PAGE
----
Huge Gas Deal Warms China–Australia Ties


"Australia's rich resources and China's soaring demand has driven the two countries closer."

China's economic relations with Australia appeared to warm up on Tuesday with news of a A$50 billion gas deal—the biggest trade deal ever between the two nations—but behind the smiles a welter of economic and political disagreements remain to be sorted out.

Australian Resources Minister Martin Ferguson flew to Beijing to unveil the liquefied natural gas supply deal between PetroChina and Exxon, a partner in Australia's Gorgon gas project, a day after the two countries seemed to patch up some of their differences over iron ore.

He denied politics had played any hand in the timing of the deal, but it adds to the evidence that the two countries have put the worst behind them -- or at least are trying to give that impression.

The relationship between the two commodity market giants has been defined in the past few months by a diplomatic row over iron ore. Things hit rock bottom when China arrested four Rio Tinto employees on suspicion of stealing state secrets.

Since then, both governments have been trying to cool things down. China dropped the state secrets charge and after months of wrangling with Rio and BHP Billiton over iron ore pricing, Chinese steel mills agreed a face-saving deal with the much smaller Fortescue Metals Group on Monday, signaling a way out of the impasse.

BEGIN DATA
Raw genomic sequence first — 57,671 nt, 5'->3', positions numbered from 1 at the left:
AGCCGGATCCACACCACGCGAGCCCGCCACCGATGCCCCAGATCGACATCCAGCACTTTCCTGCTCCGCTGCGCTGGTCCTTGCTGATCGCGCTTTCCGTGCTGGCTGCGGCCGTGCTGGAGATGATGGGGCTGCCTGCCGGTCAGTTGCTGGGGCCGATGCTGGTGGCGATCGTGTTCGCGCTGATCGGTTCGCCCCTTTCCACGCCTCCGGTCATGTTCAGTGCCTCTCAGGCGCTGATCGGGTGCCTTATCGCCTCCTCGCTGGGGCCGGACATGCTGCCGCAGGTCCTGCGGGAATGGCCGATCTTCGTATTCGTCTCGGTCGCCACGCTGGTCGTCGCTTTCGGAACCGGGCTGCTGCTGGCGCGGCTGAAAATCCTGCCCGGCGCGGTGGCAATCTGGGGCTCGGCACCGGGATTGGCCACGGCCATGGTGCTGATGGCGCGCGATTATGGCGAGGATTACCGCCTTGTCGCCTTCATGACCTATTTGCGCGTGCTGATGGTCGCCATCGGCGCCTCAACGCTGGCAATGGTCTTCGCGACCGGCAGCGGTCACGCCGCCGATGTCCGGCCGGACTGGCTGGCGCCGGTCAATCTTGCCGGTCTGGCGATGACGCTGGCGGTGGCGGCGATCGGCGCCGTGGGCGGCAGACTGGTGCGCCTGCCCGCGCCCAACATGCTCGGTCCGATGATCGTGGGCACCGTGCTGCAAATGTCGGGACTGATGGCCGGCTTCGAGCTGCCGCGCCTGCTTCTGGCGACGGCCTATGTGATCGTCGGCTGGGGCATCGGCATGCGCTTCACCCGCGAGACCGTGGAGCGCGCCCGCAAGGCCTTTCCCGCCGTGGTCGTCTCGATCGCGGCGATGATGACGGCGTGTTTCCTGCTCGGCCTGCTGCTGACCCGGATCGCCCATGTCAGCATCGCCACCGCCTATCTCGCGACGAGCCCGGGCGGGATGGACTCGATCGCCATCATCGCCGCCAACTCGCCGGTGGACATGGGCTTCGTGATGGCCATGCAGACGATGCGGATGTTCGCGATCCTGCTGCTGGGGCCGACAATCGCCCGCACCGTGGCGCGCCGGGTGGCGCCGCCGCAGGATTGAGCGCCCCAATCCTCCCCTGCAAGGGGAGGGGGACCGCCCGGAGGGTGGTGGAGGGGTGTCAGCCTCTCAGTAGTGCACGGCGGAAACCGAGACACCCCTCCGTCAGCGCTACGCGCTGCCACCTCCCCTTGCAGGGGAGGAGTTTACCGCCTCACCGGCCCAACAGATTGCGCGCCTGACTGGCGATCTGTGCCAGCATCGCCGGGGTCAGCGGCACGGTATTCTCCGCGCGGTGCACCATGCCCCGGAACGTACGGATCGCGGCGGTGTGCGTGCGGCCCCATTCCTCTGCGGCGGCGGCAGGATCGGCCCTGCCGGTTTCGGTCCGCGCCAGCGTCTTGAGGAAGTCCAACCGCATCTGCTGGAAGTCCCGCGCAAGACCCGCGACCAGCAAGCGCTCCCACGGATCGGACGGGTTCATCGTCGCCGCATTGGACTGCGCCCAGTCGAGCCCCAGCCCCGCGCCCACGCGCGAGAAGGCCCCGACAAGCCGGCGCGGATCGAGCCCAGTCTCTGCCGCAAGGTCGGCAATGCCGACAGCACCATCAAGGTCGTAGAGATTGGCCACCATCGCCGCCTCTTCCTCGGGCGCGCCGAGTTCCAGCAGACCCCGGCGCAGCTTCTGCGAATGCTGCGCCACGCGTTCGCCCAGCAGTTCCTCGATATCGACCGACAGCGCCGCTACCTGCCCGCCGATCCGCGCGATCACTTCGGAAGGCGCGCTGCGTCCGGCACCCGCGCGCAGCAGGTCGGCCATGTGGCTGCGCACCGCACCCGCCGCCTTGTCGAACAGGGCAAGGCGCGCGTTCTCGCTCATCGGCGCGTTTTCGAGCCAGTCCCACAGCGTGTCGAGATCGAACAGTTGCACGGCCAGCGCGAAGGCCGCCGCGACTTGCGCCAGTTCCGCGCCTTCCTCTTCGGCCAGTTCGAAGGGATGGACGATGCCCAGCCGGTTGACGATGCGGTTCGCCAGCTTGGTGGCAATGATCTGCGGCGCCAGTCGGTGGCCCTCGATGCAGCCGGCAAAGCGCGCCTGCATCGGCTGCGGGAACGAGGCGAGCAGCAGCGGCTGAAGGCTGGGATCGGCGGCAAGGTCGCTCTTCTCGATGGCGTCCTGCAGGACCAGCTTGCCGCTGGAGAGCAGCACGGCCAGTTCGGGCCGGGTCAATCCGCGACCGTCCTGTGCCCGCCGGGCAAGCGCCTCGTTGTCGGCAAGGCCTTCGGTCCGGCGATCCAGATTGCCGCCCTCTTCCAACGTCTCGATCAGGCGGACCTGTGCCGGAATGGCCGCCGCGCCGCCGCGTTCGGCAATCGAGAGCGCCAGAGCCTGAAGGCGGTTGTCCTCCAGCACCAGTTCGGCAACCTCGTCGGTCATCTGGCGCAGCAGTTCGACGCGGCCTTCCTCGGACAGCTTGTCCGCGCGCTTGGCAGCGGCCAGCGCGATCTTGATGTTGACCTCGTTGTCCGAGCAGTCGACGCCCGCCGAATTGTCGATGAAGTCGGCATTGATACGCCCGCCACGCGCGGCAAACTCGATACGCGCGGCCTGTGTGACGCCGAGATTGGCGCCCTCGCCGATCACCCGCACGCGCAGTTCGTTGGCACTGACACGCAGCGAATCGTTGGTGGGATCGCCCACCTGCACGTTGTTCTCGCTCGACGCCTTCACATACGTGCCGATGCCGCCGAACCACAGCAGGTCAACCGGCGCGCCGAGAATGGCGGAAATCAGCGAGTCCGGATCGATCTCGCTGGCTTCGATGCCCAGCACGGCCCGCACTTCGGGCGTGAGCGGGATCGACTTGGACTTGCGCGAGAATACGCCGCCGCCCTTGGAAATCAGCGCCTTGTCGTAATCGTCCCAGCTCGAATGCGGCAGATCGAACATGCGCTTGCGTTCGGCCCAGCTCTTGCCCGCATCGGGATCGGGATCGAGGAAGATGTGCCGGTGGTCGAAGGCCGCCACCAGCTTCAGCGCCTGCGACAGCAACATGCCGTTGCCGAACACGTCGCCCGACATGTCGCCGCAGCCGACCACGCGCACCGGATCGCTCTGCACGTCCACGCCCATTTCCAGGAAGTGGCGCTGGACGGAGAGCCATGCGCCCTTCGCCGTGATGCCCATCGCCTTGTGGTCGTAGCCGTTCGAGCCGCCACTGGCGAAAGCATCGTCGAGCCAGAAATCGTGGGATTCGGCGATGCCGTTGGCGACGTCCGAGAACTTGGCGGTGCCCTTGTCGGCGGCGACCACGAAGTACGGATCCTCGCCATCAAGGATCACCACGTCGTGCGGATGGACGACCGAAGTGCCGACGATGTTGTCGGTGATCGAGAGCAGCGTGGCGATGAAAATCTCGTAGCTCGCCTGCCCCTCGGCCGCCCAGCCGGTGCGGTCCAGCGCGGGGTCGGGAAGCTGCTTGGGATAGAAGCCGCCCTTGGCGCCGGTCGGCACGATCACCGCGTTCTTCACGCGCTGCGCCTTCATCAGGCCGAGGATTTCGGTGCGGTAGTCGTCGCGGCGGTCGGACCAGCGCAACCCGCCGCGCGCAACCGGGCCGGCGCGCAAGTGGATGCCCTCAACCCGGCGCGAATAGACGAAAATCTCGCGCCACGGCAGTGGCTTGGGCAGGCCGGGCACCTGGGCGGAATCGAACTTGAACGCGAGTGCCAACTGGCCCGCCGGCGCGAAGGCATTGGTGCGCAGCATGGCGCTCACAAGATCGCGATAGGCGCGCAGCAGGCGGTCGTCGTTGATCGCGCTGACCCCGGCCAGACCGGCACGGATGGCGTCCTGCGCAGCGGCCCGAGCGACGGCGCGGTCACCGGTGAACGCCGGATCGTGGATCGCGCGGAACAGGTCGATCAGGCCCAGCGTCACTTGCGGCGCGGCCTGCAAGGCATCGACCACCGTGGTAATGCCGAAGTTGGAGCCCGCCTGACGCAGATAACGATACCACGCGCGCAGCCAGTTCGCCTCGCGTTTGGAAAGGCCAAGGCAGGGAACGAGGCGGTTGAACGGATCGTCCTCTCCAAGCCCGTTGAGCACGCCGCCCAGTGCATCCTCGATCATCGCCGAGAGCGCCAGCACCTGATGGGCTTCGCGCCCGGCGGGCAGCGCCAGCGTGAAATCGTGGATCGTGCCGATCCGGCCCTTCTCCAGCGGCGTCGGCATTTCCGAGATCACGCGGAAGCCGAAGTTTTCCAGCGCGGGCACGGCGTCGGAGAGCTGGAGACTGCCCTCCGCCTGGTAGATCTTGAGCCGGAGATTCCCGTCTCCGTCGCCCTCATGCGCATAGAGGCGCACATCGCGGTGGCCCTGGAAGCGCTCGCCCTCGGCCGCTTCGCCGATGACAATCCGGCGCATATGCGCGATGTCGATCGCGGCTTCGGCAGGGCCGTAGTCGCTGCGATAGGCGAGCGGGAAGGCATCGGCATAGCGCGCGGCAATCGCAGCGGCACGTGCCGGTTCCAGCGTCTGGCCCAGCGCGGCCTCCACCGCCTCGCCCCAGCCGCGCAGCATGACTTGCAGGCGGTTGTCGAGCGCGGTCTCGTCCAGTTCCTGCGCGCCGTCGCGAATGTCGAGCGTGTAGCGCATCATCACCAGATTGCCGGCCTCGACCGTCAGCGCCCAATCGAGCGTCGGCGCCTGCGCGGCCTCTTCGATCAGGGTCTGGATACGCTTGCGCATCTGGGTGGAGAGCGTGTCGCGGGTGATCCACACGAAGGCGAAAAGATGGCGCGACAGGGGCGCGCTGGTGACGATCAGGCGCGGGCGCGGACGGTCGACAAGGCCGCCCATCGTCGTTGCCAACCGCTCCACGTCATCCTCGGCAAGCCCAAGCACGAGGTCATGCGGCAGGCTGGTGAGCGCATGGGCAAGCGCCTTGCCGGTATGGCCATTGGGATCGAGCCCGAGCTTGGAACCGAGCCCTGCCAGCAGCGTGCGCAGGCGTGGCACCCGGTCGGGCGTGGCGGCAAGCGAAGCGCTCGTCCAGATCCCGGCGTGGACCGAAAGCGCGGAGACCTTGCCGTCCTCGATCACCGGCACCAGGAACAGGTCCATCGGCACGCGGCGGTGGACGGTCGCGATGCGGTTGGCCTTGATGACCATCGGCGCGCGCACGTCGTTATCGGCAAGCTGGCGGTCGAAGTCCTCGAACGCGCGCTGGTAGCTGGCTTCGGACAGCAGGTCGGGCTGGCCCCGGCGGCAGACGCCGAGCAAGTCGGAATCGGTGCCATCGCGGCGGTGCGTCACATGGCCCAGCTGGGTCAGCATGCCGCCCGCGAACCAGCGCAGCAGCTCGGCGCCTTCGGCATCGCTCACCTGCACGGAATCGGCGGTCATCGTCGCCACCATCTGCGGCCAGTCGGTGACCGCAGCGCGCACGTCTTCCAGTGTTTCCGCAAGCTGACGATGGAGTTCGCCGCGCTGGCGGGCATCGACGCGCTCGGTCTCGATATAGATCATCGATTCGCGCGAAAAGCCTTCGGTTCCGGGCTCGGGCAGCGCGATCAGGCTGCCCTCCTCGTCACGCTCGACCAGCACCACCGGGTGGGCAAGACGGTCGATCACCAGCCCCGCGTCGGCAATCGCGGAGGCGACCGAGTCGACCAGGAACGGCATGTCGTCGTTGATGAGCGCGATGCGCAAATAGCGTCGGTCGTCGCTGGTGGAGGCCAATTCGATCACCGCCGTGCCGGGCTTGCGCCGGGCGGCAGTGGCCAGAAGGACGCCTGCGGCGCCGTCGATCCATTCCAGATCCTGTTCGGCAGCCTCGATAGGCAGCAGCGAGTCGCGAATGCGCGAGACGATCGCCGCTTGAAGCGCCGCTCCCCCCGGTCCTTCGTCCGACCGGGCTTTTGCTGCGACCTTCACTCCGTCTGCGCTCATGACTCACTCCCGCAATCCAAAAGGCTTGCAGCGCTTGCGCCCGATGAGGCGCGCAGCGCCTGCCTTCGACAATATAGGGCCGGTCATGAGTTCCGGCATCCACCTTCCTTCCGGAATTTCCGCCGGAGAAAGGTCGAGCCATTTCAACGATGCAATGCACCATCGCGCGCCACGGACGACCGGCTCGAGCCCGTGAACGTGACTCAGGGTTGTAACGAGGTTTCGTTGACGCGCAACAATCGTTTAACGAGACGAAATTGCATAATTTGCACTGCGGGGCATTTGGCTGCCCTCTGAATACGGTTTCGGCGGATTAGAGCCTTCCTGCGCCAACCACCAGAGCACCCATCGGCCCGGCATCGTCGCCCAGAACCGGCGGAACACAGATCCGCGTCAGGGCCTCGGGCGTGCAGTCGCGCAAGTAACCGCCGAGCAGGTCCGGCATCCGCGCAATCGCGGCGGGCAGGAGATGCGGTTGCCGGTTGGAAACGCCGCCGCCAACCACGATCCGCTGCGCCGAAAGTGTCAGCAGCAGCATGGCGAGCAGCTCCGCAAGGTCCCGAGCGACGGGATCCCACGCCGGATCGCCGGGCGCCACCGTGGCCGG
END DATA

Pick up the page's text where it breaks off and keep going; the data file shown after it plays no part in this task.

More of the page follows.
Despite the deal with Fortescue, analysts say China is unlikely to persuade Rio and BHP that it deserves a bigger price cut than the 33 percent offered to Japanese and South Korean steel mills in June.

The two sides depend on one another, with China's massive steel sector the only bright spot for Australia's dominant iron ore suppliers following a slump in global demand, but neither side has been prepared to blink first.

Australia's rich resources and China's soaring demand has driven the two countries closer.

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